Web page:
In this time of being inundated with information from the internet, books and friends we must still remember that there are specialized professionals for a reason. Even IF you think someone may be on to an answer when they suggest something.....ALWAYS go to the expert/professional in that area to confirm or deny that information. Further as professionals(especially those who work on "teams" with other disciplines) we MUST, even if we have seen it a thousand times, DEFER to the professional who treats the condition or we risk a situation as I shared above.
My personal favorites????? "he'll eat when he wants to" "oh, my brother didn't talk until he was 5 and he's fine" "oh, she's just a pointer and grunter kind of child."
Bottom line.....BE A RESPONSIBLE COMMUNICATOR WHETHER YOU ARE THE GIVER OR RECEIVER OF INFORMATION.
So today I set up my first ever web page. It's not the best but it's not the worst either. It will, hopefully, serve a purpose and get our information out to more people. I feel EMPOWERED with learning how to do this. I never,ever thought that I would be able to set up my own page. I'm feeling very proud of myself tonight.
I'm getting excited about our new directions for 2011. Having the state change their Early Intervention provider guidelines turned out to be the kick in the pants I needed to get moving with new programs that I just haven't had the time to do in the past thirteen years(I can't believe I've been in business that long) . My mind is going CONSTANTLY and I am hopeful that within the next year, I can explore some of the ideas I have floating around in my brain.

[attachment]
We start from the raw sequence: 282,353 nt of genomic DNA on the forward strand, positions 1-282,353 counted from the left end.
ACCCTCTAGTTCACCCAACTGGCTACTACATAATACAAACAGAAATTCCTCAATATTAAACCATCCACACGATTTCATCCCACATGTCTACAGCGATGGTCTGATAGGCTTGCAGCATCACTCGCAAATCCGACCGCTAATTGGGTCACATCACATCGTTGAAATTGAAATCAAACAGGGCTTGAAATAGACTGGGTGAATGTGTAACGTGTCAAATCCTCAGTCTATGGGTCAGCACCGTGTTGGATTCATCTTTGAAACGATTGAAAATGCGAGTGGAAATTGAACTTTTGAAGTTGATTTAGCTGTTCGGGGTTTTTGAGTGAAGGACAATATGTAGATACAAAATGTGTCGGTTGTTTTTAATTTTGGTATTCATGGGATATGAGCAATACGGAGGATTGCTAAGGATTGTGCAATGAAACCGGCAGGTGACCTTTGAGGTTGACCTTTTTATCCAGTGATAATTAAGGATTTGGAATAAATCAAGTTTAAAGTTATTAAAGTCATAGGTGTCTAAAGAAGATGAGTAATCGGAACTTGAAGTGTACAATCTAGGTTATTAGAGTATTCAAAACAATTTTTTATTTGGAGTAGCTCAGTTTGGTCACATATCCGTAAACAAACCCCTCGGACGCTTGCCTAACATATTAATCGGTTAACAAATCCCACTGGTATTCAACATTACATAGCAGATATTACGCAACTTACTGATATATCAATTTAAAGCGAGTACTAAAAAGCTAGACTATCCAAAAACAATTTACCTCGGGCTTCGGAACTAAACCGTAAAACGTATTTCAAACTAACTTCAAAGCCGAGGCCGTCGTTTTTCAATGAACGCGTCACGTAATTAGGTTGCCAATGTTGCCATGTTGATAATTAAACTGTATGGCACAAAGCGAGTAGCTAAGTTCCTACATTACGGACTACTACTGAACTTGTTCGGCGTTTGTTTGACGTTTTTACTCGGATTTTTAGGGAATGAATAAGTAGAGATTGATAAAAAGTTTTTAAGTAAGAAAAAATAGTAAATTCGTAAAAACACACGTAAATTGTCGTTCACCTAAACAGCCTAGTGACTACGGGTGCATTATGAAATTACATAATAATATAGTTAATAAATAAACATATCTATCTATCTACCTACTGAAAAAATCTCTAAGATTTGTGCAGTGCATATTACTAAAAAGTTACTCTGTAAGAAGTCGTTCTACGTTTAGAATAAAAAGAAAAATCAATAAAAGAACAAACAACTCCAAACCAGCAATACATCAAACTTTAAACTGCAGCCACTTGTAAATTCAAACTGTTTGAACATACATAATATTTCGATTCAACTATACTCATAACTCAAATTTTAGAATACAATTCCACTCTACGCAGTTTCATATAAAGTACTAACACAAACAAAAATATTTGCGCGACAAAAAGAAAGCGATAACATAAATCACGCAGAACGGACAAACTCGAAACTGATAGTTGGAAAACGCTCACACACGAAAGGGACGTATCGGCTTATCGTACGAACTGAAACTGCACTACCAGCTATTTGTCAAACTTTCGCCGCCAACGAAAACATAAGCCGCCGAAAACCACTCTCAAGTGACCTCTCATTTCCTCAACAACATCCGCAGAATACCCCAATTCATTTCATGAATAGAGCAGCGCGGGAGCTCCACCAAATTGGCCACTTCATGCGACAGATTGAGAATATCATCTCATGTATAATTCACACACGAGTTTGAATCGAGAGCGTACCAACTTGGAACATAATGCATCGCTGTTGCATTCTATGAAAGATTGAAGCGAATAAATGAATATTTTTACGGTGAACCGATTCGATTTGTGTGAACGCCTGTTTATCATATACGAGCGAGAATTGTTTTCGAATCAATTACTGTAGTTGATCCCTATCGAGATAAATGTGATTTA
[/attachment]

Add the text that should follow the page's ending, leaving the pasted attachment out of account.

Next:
I've only had a couple of nights where I lay in bed thinking "what if I didn't make the right decision?" .....I quickly realize I did though when I check my voice mail and find a new client on the other end asking for information about an evaluation. I'm sure I'll have a few more sleepless nights but I also know in my heart that I'll have more than a few AWESOME days with my work.